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Which dialect should I start with?

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Which dialect should I start with?

Postby EveHarty » Mon Apr 30, 2018 5:56 am

I am looking to learn Greek, with the main focus of learning Aeolic later, I was just wondering which dialect I should start with right now? also, what is a good textbook for a beginner, who's teaching themselves, for that dialect? And Finally, are there any other dialects, in addition to the one I should start with, that you think I should learn before moving on to Aeolic Greek?

-----Many Thanks,
Evelyn Harty
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Re: Which dialect should I start with?

Postby jeidsath » Mon Apr 30, 2018 2:40 pm

You'll need to learn Attic Greek first, which contains considerably more extant texts (and all the textbooks teach it). After you are competent in Attic, the Aeolic poets, and the Aeolic choral sections of Attic drama will be achievable.
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Re: Which dialect should I start with?

Postby Barry Hofstetter » Mon Apr 30, 2018 3:27 pm

Affirming what Joel has said. Learning Attic allows you to move in all directions.
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Re: Which dialect should I start with?

Postby C. S. Bartholomew » Tue May 01, 2018 2:10 am

Barry Hofstetter wrote:Affirming what Joel has said. Learning Attic allows you to move in all directions.


Ann Nyland (Classics, University of New England, Australia. Translator, GLTB Study Bible) totally agrees. She told me (personal communication) no one should learn Koine without two years of Attic first. Ann helped me out on several occasions when I was finding my way through Sophocles and Aeschylus.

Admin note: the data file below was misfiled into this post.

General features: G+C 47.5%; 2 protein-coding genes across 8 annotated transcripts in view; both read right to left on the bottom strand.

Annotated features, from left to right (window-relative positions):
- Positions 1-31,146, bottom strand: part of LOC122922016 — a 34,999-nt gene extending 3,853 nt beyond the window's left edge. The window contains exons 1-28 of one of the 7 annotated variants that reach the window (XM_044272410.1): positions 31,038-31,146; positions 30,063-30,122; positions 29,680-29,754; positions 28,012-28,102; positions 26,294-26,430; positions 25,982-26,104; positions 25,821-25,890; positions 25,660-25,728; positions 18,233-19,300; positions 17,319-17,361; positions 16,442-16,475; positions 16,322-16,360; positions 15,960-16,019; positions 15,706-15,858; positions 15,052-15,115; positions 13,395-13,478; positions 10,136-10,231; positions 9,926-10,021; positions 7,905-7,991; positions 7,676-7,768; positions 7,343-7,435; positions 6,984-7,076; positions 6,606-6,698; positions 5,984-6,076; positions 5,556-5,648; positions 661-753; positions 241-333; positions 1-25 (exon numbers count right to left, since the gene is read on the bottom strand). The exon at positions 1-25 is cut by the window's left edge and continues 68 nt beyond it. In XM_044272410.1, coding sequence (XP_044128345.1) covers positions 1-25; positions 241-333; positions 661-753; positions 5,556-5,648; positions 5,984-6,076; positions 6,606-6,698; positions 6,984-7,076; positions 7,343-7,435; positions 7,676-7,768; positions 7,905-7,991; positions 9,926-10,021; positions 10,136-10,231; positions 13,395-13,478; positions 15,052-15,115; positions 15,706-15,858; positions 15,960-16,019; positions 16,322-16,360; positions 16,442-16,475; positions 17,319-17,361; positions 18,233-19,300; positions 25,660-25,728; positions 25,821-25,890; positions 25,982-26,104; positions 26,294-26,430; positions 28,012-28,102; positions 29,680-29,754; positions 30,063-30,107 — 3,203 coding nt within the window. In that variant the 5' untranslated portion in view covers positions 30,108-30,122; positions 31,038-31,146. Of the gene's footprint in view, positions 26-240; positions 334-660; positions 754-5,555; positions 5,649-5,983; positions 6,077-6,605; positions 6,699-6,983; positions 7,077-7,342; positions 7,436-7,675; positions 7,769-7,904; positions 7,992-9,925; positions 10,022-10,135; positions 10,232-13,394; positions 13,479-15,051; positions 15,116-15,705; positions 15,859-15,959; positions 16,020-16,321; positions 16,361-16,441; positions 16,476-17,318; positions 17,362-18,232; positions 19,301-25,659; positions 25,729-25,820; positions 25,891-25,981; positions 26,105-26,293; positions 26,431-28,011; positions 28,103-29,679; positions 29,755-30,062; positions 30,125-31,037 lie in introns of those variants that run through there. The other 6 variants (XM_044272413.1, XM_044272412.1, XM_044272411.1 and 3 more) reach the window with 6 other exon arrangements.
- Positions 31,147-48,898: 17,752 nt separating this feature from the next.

RE: Attic as preparation for Koine[1]

... is like studying Shakespeare so you can read Cormac McCarthy.

[1] Aeolic poets are a DIFFERENT ISSUE.
Last edited by C. S. Bartholomew on Tue May 01, 2018 2:29 am, edited 2 times in total.
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Re: Which dialect should I start with?

Postby Hylander » Tue May 01, 2018 2:27 am

There's very little literary material in the Aeolic dialects that has survived to the present -- just fragments of the Lesbian poets Sappho and Alcaeus, which are mostly quotes transmitted by other ancient authors, as well as some scraps of papyrus, and one or two possibly complete short poems. The more important fragments, especially those of Sappho, are so tantalizing, and it's crushingly sad that so much has been lost.

There are also plenty of inscriptions in local dialects that are classified as Aeolic (e.g., Theban Boeotian as well as Lesbian). I believe there may also be some Hellenistic poetry purportedly written in Aeolic several centuries after Sappho and Alcaeus, though I haven't checked this.

There is a considerable Aeolic substrate in the language of the Homeric poems, but that language is an altogether unique conflation of forms and vocabulary from several dialects. If you are interested in the Aeolic/Lesbian poets, it would be helpful to have some Homer under your belt before you tackle them.

Ancient Greek choral poetry, including choruses in drama, is generally written in some form of a literary Doric dialect, not Aeolic.

Because there is so little material in Aeolic, there are no textbooks specifically teaching Aeolic Greek: you can simply learn a few characteristic differences from Attic/Ionic, and most of the fragmentary Lesbian texts require substantial commentary anyway. However, you'll find discussions of the Aeolic dialects in grammars and other works dealing with ancient Greek in general and the dialects in particular.

So Attic is the basic dialect you should learn to start, and when you've more or less learned your Attic (not easy and there's no quick way to learn it), you should be able to approach the fragments of the Lesbian poets, if that's where your interest lies. There's a volume of the new Loeb series of the Greek Lyric Poets devoted to Sappho and Alcaeus, with English translation on the facing page, which I think you would find very helpful.

https://www.amazon.com/Greek-Lyric-Alcaeus-Classical-Library/dp/0674991575/ref=sr_1_1?ie=UTF8&qid=1525141117&sr=8-1&keywords=loeb+greek+lyric&dpID=41hIn9aQhUL&preST=_SY291_BO1,204,203,200_QL40_&dpSrc=srch
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